With COVID-19 vaccinations beginning across the U.S., the Academy is planning to organize the first doses of vaccinations for faculty and staff as soon as February or March, depending on the speed of state-wide rollout.
“We would encourage, but not require, and perhaps even incentivize staff and faculty to get it,” Head of School John Austin said.
Massachusetts is currently in Phase Two of its COVID-19 vaccine distribution, during which Massachusetts residents age 75 and older can access the vaccine, with K-12 workers next in line starting in late February or early March. Students will not be able to receive the vaccine until Phase Three, beginning in April, once it becomes available to the general public.
“We’re working closely with local public health officials, and we’ve submitted all of the necessary paperwork for our staff and our faculty to receive vaccines. We’re waiting on the state, on the county, to get their allotment of vaccines and to make those available to teachers and staff at the school,” Dr. Austin said.
Deerfield does not have control over the process by which the vaccine is administered to its community — it is unclear whether faculty and staff would get vaccinated at a local testing site or if Deerfield’s own health center would be able to administer the vaccine. Administrators are waiting to see how the state wants to distribute the vaccine.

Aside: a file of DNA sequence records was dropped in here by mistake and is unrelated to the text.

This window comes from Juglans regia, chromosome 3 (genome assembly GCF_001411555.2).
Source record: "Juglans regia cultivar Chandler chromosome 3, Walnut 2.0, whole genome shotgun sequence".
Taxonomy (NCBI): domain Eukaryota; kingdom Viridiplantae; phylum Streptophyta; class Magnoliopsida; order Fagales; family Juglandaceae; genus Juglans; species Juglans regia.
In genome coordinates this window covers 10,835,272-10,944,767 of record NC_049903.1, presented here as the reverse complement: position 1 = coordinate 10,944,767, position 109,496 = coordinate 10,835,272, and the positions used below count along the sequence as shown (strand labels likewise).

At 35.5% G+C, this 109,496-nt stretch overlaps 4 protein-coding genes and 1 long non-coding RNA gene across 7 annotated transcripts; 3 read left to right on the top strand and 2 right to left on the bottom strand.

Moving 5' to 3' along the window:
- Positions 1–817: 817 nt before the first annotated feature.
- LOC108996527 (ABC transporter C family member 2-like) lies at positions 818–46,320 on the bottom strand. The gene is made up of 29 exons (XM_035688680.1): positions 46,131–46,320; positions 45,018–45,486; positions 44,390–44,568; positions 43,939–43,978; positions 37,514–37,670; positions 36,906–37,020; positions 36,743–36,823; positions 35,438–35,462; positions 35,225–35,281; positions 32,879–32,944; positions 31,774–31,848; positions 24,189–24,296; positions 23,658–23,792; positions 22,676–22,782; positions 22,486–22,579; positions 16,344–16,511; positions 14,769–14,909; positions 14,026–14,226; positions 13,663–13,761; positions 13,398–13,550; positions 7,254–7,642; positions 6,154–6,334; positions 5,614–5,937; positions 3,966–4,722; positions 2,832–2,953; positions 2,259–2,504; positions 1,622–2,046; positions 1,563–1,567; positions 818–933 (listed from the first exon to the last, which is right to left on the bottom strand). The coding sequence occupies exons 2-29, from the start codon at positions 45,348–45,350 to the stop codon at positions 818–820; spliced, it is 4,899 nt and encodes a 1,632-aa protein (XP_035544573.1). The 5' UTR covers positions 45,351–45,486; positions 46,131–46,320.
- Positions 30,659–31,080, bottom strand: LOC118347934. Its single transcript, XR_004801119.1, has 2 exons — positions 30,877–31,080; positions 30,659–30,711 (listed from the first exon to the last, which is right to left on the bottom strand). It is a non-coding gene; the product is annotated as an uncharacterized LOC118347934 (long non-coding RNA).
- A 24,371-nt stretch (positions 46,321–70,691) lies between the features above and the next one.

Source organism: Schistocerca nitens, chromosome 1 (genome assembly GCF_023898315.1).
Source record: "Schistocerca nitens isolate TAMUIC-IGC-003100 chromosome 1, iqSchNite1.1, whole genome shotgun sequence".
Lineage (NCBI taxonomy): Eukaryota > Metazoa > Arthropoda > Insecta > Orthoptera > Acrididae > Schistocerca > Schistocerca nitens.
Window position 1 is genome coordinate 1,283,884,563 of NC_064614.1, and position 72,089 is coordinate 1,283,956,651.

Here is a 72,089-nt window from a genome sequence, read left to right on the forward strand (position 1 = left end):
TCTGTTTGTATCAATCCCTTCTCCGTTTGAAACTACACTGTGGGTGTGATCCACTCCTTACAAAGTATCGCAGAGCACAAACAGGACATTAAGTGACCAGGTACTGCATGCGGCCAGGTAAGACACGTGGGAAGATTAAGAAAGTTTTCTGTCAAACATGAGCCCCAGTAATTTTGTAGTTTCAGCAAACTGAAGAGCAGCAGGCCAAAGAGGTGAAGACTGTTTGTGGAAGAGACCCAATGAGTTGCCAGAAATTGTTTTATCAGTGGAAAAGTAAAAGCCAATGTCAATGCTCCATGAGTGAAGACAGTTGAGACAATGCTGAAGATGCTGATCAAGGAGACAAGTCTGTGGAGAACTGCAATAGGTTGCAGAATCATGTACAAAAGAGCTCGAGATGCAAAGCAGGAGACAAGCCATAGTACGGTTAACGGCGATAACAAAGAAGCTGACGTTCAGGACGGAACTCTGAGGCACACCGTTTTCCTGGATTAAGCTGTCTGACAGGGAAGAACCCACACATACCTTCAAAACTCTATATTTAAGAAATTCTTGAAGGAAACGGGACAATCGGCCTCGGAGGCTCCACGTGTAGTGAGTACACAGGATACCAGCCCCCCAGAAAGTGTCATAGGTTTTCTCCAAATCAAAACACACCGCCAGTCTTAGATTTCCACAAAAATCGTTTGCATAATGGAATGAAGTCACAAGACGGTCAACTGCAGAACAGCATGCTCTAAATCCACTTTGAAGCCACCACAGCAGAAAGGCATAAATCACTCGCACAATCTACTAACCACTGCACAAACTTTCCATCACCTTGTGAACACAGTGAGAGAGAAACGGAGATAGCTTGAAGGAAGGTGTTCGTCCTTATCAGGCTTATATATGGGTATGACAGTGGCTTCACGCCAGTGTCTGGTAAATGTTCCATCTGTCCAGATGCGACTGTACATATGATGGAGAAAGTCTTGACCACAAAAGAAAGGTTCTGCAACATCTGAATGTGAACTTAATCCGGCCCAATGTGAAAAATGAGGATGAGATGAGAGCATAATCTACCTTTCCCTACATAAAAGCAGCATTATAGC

Dr. Austin explained that he was unsure how having the adults fully vaccinated would affect the school operationally and whether it would be possible to lessen any of the restrictions by then.
“I think some things will have to stay the same until the community is fully vaccinated. I envision masking and social distancing and some of the cohorting and de-densifying could be in place for the fall. As of now, we simply don’t know,” Dr. Austin said. “There are still many unknowns and much will depend on the distribution of the vaccine. This is why we continue to consult closely with public health and infectious disease experts.”
Multiple COVID-19 vaccines have been approved for emergency use from Pfizer, Moderna, and, very soon, Johnson & Johnson. The school said they would take whichever vaccine was offered to them by state public health officials.
While some boarding schools have chosen to keep students on campus all the way into the spring term in order to limit travel, Deerfield plans to have a two-week spring break in March followed by one week of remote learning, similar to the beginning of winter term.
According to Dr. Austin, administrators want to give both students and faculty an opportunity to rest as well as time with their families in the hope that everyone returns refreshed and with good energy for spring term. Deerfield will also accommodate students that cannot travel home by housing them on campus.
This winter, the school accelerated the re-opening process, moving the community into the Emerging 2.0 phase in only two weeks compared to the five weeks it took in the fall.
“The school has proven they can handle the re-entering of students to campus really well,” Language teacher Francoise Ellis said. While spring break will be several weeks shorter than winter break, Ms. Ellis explained that she is not worried as Deerfield has done well so far to keep its community safe.